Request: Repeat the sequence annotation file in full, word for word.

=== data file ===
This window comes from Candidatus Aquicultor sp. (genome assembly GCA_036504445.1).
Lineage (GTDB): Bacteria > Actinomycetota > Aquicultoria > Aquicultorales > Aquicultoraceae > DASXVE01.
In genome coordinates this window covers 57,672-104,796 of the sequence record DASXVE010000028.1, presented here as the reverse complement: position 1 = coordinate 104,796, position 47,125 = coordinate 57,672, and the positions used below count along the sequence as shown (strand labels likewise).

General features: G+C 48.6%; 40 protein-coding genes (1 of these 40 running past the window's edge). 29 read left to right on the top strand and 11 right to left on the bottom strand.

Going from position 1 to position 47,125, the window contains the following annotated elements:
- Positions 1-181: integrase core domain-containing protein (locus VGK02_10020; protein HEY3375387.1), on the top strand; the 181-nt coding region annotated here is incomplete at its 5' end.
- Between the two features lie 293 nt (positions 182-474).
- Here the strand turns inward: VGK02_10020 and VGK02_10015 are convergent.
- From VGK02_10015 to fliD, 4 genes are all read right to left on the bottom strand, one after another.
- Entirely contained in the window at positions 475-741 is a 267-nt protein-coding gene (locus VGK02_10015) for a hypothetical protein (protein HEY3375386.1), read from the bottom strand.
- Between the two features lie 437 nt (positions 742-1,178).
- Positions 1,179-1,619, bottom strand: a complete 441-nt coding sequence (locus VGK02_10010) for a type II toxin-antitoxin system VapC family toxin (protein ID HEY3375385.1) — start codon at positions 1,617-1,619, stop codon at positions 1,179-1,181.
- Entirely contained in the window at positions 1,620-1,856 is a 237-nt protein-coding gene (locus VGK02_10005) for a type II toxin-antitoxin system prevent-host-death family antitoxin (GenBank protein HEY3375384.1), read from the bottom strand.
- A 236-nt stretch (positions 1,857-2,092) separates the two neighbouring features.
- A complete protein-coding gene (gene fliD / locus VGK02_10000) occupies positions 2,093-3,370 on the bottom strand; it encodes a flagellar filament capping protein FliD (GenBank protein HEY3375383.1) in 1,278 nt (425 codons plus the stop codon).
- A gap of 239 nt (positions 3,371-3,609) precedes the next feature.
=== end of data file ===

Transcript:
This window comes from Candidatus Aquicultor sp. (genome assembly GCA_036504445.1).
Lineage (GTDB): Bacteria > Actinomycetota > Aquicultoria > Aquicultorales > Aquicultoraceae > DASXVE01.
In genome coordinates this window covers 57,672-104,796 of the sequence record DASXVE010000028.1, presented here as the reverse complement: position 1 = coordinate 104,796, position 47,125 = coordinate 57,672, and the positions used below count along the sequence as shown (strand labels likewise).

General features: G+C 48.6%; 40 protein-coding genes (1 of these 40 running past the window's edge). 29 read left to right on the top strand and 11 right to left on the bottom strand.

Going from position 1 to position 47,125, the window contains the following annotated elements:
- Positions 1-181: integrase core domain-containing protein (locus VGK02_10020; protein HEY3375387.1), on the top strand; the 181-nt coding region annotated here is incomplete at its 5' end.
- Between the two features lie 293 nt (positions 182-474).
- Here the strand turns inward: VGK02_10020 and VGK02_10015 are convergent.
- From VGK02_10015 to fliD, 4 genes are all read right to left on the bottom strand, one after another.
- Entirely contained in the window at positions 475-741 is a 267-nt protein-coding gene (locus VGK02_10015) for a hypothetical protein (protein HEY3375386.1), read from the bottom strand.
- Between the two features lie 437 nt (positions 742-1,178).
- Positions 1,179-1,619, bottom strand: a complete 441-nt coding sequence (locus VGK02_10010) for a type II toxin-antitoxin system VapC family toxin (protein ID HEY3375385.1) — start codon at positions 1,617-1,619, stop codon at positions 1,179-1,181.
- Entirely contained in the window at positions 1,620-1,856 is a 237-nt protein-coding gene (locus VGK02_10005) for a type II toxin-antitoxin system prevent-host-death family antitoxin (GenBank protein HEY3375384.1), read from the bottom strand.
- A 236-nt stretch (positions 1,857-2,092) separates the two neighbouring features.
- A complete protein-coding gene (gene fliD / locus VGK02_10000) occupies positions 2,093-3,370 on the bottom strand; it encodes a flagellar filament capping protein FliD (GenBank protein HEY3375383.1) in 1,278 nt (425 codons plus the stop codon).
- A gap of 239 nt (positions 3,371-3,609) precedes the next feature.